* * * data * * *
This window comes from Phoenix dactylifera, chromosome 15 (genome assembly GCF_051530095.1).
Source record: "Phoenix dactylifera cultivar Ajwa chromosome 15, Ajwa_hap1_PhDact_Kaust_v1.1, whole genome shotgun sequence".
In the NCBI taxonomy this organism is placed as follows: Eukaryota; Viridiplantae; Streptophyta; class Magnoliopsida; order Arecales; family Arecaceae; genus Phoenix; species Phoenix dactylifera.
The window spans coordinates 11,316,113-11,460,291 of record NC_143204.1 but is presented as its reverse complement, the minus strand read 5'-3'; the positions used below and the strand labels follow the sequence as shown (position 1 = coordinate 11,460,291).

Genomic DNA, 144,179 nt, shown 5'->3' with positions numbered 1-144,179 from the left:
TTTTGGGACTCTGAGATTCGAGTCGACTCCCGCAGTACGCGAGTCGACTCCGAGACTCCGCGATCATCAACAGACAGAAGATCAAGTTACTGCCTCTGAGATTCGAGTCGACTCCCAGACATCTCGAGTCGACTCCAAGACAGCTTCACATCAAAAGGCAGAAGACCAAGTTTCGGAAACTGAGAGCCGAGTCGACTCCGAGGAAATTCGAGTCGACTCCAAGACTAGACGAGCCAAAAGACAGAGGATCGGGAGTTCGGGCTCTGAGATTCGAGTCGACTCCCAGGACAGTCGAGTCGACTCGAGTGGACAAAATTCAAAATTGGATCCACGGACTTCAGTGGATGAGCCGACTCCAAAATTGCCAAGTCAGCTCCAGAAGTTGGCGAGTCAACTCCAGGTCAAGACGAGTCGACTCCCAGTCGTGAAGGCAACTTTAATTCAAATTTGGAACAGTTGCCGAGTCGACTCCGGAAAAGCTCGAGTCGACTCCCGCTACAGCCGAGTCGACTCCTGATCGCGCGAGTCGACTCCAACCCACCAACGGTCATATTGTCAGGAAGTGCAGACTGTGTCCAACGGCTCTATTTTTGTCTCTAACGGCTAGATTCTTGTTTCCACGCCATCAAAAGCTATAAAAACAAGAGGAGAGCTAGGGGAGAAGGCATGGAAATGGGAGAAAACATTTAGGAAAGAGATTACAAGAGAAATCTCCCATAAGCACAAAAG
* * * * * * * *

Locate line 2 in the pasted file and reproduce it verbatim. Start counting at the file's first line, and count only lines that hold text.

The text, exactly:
Source record: "Phoenix dactylifera cultivar Ajwa chromosome 15, Ajwa_hap1_PhDact_Kaust_v1.1, whole genome shotgun sequence".